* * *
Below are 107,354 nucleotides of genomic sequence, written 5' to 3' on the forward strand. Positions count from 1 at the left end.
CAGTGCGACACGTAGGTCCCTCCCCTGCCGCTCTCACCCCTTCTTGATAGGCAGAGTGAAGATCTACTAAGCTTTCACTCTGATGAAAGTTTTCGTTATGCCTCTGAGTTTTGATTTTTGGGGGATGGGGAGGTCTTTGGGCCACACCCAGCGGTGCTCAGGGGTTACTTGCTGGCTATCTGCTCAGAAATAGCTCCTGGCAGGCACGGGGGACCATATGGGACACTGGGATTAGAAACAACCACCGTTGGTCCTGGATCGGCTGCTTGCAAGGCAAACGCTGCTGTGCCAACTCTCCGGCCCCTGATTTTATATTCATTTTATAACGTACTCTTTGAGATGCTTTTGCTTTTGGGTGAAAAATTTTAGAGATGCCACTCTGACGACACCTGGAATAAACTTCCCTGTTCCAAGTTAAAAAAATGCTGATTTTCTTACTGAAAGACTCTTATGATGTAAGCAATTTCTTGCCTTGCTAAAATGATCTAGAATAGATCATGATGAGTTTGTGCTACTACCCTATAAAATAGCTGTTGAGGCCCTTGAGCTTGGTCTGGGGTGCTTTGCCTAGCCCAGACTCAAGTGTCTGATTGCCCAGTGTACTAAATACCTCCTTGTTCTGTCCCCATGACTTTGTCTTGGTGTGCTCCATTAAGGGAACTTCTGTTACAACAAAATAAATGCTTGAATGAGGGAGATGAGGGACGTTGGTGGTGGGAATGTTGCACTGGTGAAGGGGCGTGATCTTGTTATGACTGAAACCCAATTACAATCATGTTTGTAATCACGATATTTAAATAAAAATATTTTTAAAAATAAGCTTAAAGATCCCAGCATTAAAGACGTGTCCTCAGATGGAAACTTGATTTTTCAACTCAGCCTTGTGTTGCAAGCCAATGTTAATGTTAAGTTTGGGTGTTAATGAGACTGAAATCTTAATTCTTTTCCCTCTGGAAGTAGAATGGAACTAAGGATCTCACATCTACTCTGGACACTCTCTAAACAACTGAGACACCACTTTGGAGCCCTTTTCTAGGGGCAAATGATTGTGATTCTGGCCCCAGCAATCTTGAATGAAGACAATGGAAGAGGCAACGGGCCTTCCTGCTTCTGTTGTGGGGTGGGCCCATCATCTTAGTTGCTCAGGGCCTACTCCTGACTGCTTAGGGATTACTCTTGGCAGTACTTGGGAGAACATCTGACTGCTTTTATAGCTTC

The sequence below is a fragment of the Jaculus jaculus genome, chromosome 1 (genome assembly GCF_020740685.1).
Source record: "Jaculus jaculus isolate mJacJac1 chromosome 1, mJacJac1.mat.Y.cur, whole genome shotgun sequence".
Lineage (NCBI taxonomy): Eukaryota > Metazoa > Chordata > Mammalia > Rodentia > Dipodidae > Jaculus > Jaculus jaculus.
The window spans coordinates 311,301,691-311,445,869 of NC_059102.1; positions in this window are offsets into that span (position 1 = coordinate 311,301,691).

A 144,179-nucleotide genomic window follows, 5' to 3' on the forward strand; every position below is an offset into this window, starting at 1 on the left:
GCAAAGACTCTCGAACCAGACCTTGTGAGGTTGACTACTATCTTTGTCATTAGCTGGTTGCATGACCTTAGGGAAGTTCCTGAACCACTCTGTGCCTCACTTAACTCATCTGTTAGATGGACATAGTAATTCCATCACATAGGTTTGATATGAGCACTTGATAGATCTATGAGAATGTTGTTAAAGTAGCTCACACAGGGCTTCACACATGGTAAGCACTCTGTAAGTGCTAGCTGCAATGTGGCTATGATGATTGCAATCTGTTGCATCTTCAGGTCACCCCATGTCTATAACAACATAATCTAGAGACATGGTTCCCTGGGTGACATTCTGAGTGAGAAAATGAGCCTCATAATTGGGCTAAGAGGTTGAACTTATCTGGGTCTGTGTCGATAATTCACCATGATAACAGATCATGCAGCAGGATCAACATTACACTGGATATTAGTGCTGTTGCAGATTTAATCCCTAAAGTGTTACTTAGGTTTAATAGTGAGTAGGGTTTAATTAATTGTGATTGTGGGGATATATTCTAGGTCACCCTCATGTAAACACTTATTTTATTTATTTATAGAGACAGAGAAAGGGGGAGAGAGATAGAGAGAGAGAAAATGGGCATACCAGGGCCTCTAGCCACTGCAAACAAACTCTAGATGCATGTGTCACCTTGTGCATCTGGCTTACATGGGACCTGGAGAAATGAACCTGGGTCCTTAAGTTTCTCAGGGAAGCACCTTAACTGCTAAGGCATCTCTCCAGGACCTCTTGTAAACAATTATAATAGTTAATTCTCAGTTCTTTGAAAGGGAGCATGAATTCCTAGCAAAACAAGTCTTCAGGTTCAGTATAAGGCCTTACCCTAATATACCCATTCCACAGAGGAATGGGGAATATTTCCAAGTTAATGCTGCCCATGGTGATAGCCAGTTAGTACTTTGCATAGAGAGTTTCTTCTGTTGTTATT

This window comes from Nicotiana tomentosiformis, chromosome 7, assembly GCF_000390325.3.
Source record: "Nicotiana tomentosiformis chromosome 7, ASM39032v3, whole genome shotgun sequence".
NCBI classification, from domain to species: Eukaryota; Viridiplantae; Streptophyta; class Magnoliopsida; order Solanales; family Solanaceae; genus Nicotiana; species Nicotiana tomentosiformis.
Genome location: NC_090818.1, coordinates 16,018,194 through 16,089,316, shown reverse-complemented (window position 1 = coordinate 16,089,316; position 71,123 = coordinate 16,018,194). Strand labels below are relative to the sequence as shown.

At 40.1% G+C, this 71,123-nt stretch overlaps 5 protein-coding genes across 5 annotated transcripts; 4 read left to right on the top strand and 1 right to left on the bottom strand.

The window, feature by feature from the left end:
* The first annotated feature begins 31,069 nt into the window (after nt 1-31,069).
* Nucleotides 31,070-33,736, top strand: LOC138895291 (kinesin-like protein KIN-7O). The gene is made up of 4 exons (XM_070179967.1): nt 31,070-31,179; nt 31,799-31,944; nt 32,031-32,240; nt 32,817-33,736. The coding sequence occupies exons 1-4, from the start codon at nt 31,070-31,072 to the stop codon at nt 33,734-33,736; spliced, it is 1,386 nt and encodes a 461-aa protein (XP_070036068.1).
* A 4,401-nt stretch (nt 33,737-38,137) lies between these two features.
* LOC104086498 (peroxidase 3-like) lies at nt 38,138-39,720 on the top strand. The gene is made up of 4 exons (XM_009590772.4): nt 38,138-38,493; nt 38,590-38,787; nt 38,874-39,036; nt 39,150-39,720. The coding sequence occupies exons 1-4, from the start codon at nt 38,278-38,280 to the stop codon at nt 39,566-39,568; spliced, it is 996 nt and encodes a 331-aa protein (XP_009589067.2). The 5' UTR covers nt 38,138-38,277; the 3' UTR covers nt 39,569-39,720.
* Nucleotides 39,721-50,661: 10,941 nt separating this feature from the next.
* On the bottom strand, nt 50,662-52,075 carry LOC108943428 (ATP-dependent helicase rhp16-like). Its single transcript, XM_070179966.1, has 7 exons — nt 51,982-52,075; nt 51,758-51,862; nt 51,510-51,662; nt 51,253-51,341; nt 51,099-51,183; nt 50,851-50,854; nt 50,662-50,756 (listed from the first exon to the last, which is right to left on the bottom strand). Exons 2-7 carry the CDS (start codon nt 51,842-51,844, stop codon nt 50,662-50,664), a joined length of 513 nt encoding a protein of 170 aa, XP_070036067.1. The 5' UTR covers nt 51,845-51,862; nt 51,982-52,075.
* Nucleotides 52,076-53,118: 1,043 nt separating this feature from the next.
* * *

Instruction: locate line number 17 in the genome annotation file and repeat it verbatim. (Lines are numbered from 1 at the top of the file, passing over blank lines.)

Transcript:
* A 4,401-nt stretch (nt 33,737-38,137) lies between these two features.